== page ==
Figure 2.
 
Selected ion chromatograms of RP-HPLC separated cyanogen bromide fragments of bovine MP20. The selected m/z of each peptide and the retention times are shown. Residues 6-29, 30-68, and 105-149 were found to be unmodified and also to contain oxidation of multiple tryptophan residues. The selected ion chromatogram for residues 105-149 shows the elution of the peptide with the addition of three oxygen atoms (48 Da).
Figure 3.
 
ESI-MS/MS analysis of the mono- and diphosphorylated MP20 tryptic peptide 168-173. Phosphorylation of this peptide results in a missed cleavage by trypsin. (A) Sequence analysis of the doubly charged ion at m/z 405.3 corresponding to the monophosphorylated peptide. Inset: predicted m/z for the y and b ion series, including phosphorylation at Ser-170. *Observed losses of 98 Da due to losses of phosphoric acid. [M+2H*]2+: loss of phosphoric acid from the doubly charged unfragmented peptide. Losses of 17 and 18 Da are due to losses of NH3 and H2O, respectively. (B) Sequence analysis of the doubly charged ion at m/z 445.3 corresponding to the diphosphorylated peptide. Inset: predicted m/z for the y and b ion series, including phosphorylation at Ser-170 and Thr-171. Observed losses of 98 (*) and 196 (**) Da due to losses of one and two phosphoric acid groups. [M+2H*]2+: loss of phosphoric acid from the doubly charged unfragmented peptide.
Figure 3.
 
ESI-MS/MS analysis of the mono- and diphosphorylated MP20 tryptic peptide 168-173. Phosphorylation of this peptide results in a missed cleavage by trypsin. (A) Sequence analysis of the doubly charged ion at m/z 405.3 corresponding to the monophosphorylated peptide. Inset: predicted m/z for the y and b ion series, including phosphorylation at Ser-170. *Observed losses of 98 Da due to losses of phosphoric acid. [M+2H*]2+: loss of phosphoric acid from the doubly charged unfragmented peptide. Losses of 17 and 18 Da are due to losses of NH3 and H2O, respectively. (B) Sequence analysis of the doubly charged ion at m/z 445.3 corresponding to the diphosphorylated peptide. Inset: predicted m/z for the y and b ion series, including phosphorylation at Ser-170 and Thr-171. Observed losses of 98 (*) and 196 (**) Da due to losses of one and two phosphoric acid groups. [M+2H*]2+: loss of phosphoric acid from the doubly charged unfragmented peptide.
Figure 4.
 
MALDI-TOF spectra of MP20 tryptic peptides isolated from an in-gel digestion. (A) Peaks at m/z 1343.8 and 1925.5 correspond to [M+H]+ for the unmodified peptides 33-44 and 51-65, respectively. The peaks at m/z 1505.9 and 1668.0 correspond to increases in mass due to the addition of one or two hexose residues to 33-44. The peak at m/z 2087.8 corresponds to an increase in mass due to the addition of one hexose residue to 51-65. Sequences of these peaks were confirmed from the expected m/z ratios for the y and b ions formed by fragmentation of the peptide during MALDI-TOF/TOF analysis. (B) MALDI-TOF/TOF analysis of the peak at m/z 1505.9. Inset: predicted m/z values for the y and b ion series (shown in the inset) are based on a hexose addition to Trp-43. Observed losses of 162 and 120 Da are due to the respective losses of hexose and C4H8O4. A loss of 120 Da is characteristic of C-mannosylation. 29 30 (C) MALDI-TOF/TOF analysis of the peak at m/z 2087.8. Predicted m/z values for the y and b ions are based on addition of a hexose at Trp-61 and 4-vinyl pyridine at Cys-51. Observed losses of 105 and 162 Da are due to losses of vinyl pyridine and a hexose residue, respectively.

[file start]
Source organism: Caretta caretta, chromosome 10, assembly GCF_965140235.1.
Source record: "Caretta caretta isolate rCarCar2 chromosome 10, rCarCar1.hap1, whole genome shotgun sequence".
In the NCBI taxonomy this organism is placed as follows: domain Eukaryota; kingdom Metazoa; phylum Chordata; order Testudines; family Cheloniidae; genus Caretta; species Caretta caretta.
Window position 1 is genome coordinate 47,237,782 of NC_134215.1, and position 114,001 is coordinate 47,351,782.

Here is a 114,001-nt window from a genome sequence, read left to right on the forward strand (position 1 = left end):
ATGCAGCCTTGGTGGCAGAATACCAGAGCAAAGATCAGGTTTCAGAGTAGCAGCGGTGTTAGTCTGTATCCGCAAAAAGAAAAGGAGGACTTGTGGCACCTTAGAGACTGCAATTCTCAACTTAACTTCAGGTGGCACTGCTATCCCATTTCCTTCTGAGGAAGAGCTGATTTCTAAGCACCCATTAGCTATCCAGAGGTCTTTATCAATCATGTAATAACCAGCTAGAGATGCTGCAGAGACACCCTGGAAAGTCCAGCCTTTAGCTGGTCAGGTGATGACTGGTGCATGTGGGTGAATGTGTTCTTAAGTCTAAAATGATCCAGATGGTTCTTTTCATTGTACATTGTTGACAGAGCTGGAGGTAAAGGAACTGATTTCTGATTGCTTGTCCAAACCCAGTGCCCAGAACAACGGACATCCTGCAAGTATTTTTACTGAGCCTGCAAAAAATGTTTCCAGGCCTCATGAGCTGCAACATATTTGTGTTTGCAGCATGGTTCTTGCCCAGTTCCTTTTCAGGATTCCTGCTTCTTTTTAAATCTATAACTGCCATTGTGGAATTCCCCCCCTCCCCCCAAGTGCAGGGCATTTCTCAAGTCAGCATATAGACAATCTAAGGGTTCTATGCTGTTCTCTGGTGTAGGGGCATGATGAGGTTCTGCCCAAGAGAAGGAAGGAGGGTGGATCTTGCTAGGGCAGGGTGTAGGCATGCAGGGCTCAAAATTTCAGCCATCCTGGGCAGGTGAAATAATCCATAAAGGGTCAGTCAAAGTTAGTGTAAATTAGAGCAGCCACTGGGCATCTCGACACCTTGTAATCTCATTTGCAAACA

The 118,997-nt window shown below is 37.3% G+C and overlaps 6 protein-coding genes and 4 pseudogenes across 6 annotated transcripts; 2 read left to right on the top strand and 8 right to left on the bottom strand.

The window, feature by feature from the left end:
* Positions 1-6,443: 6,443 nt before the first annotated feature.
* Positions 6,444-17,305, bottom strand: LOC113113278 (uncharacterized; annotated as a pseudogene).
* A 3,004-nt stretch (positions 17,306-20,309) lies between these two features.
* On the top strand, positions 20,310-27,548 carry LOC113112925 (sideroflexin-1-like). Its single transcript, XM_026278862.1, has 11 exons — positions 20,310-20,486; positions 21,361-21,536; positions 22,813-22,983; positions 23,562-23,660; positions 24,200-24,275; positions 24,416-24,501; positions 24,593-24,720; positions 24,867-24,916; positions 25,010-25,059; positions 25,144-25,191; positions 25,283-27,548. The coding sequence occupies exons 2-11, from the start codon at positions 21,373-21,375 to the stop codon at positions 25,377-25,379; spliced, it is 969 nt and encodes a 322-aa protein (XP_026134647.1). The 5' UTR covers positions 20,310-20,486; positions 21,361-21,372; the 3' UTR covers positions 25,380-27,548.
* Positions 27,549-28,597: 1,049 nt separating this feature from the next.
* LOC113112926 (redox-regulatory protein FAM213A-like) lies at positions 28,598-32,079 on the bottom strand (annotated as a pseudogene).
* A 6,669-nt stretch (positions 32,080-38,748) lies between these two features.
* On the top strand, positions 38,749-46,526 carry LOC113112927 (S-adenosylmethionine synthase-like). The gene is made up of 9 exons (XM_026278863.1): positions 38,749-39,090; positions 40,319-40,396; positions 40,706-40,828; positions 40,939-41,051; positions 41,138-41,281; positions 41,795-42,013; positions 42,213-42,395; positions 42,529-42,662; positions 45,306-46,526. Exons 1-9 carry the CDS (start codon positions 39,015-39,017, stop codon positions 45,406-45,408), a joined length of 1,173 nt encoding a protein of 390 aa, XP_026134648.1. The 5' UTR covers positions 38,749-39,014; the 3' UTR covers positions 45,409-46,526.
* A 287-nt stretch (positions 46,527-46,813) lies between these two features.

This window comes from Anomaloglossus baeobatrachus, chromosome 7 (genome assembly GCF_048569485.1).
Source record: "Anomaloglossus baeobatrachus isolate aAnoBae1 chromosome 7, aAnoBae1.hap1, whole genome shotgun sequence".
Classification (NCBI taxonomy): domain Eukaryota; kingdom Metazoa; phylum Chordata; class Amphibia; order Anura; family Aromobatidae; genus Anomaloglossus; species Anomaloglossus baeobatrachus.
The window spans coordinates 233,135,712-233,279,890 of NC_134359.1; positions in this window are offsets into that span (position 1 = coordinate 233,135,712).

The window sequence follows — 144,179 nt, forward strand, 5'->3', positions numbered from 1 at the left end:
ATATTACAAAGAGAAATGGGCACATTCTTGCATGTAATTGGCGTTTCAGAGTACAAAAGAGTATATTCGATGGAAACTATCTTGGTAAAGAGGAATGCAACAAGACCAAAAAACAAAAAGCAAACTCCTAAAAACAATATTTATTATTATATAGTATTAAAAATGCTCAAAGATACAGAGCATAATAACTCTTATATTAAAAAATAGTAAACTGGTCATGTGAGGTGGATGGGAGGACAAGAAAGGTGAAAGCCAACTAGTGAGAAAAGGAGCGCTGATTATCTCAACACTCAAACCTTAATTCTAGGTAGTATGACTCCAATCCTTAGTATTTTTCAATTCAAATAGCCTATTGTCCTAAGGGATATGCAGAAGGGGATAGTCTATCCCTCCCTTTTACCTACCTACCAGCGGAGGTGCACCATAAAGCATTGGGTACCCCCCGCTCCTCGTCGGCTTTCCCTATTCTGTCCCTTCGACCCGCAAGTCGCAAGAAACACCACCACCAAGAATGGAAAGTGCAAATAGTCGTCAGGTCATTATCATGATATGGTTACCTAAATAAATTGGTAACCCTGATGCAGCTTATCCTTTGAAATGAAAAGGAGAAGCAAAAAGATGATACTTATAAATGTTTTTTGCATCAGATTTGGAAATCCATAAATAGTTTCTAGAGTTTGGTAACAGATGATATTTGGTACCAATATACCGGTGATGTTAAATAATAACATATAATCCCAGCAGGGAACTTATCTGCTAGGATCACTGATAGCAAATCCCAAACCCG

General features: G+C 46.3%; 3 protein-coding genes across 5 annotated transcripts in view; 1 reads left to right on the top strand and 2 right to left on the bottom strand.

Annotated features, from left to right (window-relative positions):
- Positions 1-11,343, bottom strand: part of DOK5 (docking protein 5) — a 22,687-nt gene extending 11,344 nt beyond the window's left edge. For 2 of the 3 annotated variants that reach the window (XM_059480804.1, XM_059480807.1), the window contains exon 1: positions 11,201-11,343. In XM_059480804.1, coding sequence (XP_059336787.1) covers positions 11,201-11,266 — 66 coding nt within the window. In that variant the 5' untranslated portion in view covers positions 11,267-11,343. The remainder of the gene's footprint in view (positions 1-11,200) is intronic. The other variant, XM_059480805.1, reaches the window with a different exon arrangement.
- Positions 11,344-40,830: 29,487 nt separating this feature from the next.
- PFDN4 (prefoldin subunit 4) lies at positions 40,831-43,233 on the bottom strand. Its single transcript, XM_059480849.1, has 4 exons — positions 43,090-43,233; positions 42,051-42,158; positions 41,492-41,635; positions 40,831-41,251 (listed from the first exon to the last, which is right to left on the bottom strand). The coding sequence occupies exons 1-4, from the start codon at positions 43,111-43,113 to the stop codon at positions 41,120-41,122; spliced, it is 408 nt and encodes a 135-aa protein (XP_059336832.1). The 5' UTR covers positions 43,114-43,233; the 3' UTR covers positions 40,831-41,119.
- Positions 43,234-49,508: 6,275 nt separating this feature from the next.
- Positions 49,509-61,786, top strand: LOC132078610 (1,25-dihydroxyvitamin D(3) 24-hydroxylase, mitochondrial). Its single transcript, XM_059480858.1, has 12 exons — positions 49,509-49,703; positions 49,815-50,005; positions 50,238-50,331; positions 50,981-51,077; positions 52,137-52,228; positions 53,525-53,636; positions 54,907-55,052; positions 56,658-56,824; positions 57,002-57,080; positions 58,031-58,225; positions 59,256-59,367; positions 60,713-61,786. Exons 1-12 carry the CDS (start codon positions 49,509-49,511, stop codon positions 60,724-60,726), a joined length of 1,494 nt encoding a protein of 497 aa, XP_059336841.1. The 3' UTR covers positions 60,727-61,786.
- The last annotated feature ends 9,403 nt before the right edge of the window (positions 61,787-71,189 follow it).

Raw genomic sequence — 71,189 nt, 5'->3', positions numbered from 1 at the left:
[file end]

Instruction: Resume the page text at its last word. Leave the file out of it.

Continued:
Figure 4.
 
MALDI-TOF spectra of MP20 tryptic peptides isolated from an in-gel digestion. (A) Peaks at m/z 1343.8 and 1925.5 correspond to [M+H]+ for the unmodified peptides 33-44 and 51-65, respectively. The peaks at m/z 1505.9 and 1668.0 correspond to increases in mass due to the addition of one or two hexose residues to 33-44. The peak at m/z 2087.8 corresponds to an increase in mass due to the addition of one hexose residue to 51-65. Sequences of these peaks were confirmed from the expected m/z ratios for the y and b ions formed by fragmentation of the peptide during MALDI-TOF/TOF analysis. (B) MALDI-TOF/TOF analysis of the peak at m/z 1505.9. Inset: predicted m/z values for the y and b ion series (shown in the inset) are based on a hexose addition to Trp-43. Observed losses of 162 and 120 Da are due to the respective losses of hexose and C4H8O4. A loss of 120 Da is characteristic of C-mannosylation. 29 30 (C) MALDI-TOF/TOF analysis of the peak at m/z 2087.8. Predicted m/z values for the y and b ions are based on addition of a hexose at Trp-61 and 4-vinyl pyridine at Cys-51. Observed losses of 105 and 162 Da are due to losses of vinyl pyridine and a hexose residue, respectively.
Figure 5.
 
Proposed structure of bovine MP20 (from TMpred at www.ch.EMBnet.org; provided in the public domain by the Swiss Institute of Bioinformatics, Basel, Switzerland). Filled background: Tryptic and CNBr cleavage sites. Sites of identified in vivo glycosylation (Hex) and phosphorylation (P) are shown.
Figure 5.
 
Proposed structure of bovine MP20 (from TMpred at www.ch.EMBnet.org; provided in the public domain by the Swiss Institute of Bioinformatics, Basel, Switzerland). Filled background: Tryptic and CNBr cleavage sites. Sites of identified in vivo glycosylation (Hex) and phosphorylation (P) are shown.
Table 1.
 
Peptides Predicted from the Amino Acid Sequences of MP20
Table 1.
 
Peptides Predicted from the Amino Acid Sequences of MP20
Residues Predicted Molecular Weight Observed Molecular Weight
Cyanogen bromide fragments*
 1 101.1 ND
 2–5 498.2 498.2
 6–29, † 2576.0 2575.0
 30–68, † , ‡ 4768.5 4767.6
 69–81 1364.8 1364.6
 82–104 2447.8 2447.2
 105–149, † 5179.1 5179.1
 150–158 1047.5 1047.4
 159–163 699.3 699.4
 164–173, § 1358.7, 1438.7, 1518.7 1359.2, 1439.4, 1519.2
Tryptic peptides, ∥
33–44 , ¶ 1342.5, 1504.5, 1666.5 1342.2, 1504.9, 1667.0
45–50 , # 789.0 789.0
51–65 , # , ** 1924.2, 2086.2 1924.8, 2086.8
131–135 679.7 679.8
163–167 , # 779.9 779.8
168–173 , †† 808.9, 888.9 808.6, 888.6
169–173 572.7 572.8